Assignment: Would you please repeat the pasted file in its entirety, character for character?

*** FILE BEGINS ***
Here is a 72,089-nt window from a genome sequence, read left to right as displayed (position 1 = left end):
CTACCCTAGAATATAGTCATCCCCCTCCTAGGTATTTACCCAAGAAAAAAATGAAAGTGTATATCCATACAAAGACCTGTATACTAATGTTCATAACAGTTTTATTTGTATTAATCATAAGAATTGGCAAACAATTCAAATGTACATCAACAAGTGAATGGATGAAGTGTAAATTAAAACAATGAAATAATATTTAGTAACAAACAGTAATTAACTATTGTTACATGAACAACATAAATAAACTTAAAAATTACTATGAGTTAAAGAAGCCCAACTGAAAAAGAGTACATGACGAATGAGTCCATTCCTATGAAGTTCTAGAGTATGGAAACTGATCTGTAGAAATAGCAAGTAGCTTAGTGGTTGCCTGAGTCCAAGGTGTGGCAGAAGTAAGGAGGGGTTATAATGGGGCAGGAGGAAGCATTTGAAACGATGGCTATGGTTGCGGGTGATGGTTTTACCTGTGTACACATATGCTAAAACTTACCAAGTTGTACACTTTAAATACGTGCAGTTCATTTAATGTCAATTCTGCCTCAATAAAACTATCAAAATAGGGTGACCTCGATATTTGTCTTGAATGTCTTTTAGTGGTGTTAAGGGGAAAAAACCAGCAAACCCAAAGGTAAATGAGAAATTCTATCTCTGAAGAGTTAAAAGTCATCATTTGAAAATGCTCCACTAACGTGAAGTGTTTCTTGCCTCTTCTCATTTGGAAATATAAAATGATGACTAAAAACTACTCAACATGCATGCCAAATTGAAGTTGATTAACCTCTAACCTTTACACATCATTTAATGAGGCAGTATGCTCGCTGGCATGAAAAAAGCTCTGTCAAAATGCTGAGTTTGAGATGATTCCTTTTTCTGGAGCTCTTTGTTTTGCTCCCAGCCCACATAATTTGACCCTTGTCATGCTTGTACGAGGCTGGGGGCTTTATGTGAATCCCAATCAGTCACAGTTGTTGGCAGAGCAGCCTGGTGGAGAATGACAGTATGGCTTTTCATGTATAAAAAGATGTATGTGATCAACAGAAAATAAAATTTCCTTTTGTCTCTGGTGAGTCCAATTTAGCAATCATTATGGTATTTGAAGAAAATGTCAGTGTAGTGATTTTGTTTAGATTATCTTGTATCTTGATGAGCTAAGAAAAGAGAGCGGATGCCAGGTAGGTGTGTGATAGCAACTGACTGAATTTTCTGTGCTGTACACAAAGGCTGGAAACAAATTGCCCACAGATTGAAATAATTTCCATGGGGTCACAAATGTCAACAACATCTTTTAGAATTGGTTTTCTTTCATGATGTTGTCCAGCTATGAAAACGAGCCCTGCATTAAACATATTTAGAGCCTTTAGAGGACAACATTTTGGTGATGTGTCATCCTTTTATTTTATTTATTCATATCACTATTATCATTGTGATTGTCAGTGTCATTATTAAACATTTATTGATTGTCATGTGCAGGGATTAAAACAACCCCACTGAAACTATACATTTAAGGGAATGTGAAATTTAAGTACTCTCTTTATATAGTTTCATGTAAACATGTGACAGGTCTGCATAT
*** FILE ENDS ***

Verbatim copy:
Here is a 72,089-nt window from a genome sequence, read left to right as displayed (position 1 = left end):
CTACCCTAGAATATAGTCATCCCCCTCCTAGGTATTTACCCAAGAAAAAAATGAAAGTGTATATCCATACAAAGACCTGTATACTAATGTTCATAACAGTTTTATTTGTATTAATCATAAGAATTGGCAAACAATTCAAATGTACATCAACAAGTGAATGGATGAAGTGTAAATTAAAACAATGAAATAATATTTAGTAACAAACAGTAATTAACTATTGTTACATGAACAACATAAATAAACTTAAAAATTACTATGAGTTAAAGAAGCCCAACTGAAAAAGAGTACATGACGAATGAGTCCATTCCTATGAAGTTCTAGAGTATGGAAACTGATCTGTAGAAATAGCAAGTAGCTTAGTGGTTGCCTGAGTCCAAGGTGTGGCAGAAGTAAGGAGGGGTTATAATGGGGCAGGAGGAAGCATTTGAAACGATGGCTATGGTTGCGGGTGATGGTTTTACCTGTGTACACATATGCTAAAACTTACCAAGTTGTACACTTTAAATACGTGCAGTTCATTTAATGTCAATTCTGCCTCAATAAAACTATCAAAATAGGGTGACCTCGATATTTGTCTTGAATGTCTTTTAGTGGTGTTAAGGGGAAAAAACCAGCAAACCCAAAGGTAAATGAGAAATTCTATCTCTGAAGAGTTAAAAGTCATCATTTGAAAATGCTCCACTAACGTGAAGTGTTTCTTGCCTCTTCTCATTTGGAAATATAAAATGATGACTAAAAACTACTCAACATGCATGCCAAATTGAAGTTGATTAACCTCTAACCTTTACACATCATTTAATGAGGCAGTATGCTCGCTGGCATGAAAAAAGCTCTGTCAAAATGCTGAGTTTGAGATGATTCCTTTTTCTGGAGCTCTTTGTTTTGCTCCCAGCCCACATAATTTGACCCTTGTCATGCTTGTACGAGGCTGGGGGCTTTATGTGAATCCCAATCAGTCACAGTTGTTGGCAGAGCAGCCTGGTGGAGAATGACAGTATGGCTTTTCATGTATAAAAAGATGTATGTGATCAACAGAAAATAAAATTTCCTTTTGTCTCTGGTGAGTCCAATTTAGCAATCATTATGGTATTTGAAGAAAATGTCAGTGTAGTGATTTTGTTTAGATTATCTTGTATCTTGATGAGCTAAGAAAAGAGAGCGGATGCCAGGTAGGTGTGTGATAGCAACTGACTGAATTTTCTGTGCTGTACACAAAGGCTGGAAACAAATTGCCCACAGATTGAAATAATTTCCATGGGGTCACAAATGTCAACAACATCTTTTAGAATTGGTTTTCTTTCATGATGTTGTCCAGCTATGAAAACGAGCCCTGCATTAAACATATTTAGAGCCTTTAGAGGACAACATTTTGGTGATGTGTCATCCTTTTATTTTATTTATTCATATCACTATTATCATTGTGATTGTCAGTGTCATTATTAAACATTTATTGATTGTCATGTGCAGGGATTAAAACAACCCCACTGAAACTATACATTTAAGGGAATGTGAAATTTAAGTACTCTCTTTATATAGTTTCATGTAAACATGTGACAGGTCTGCATAT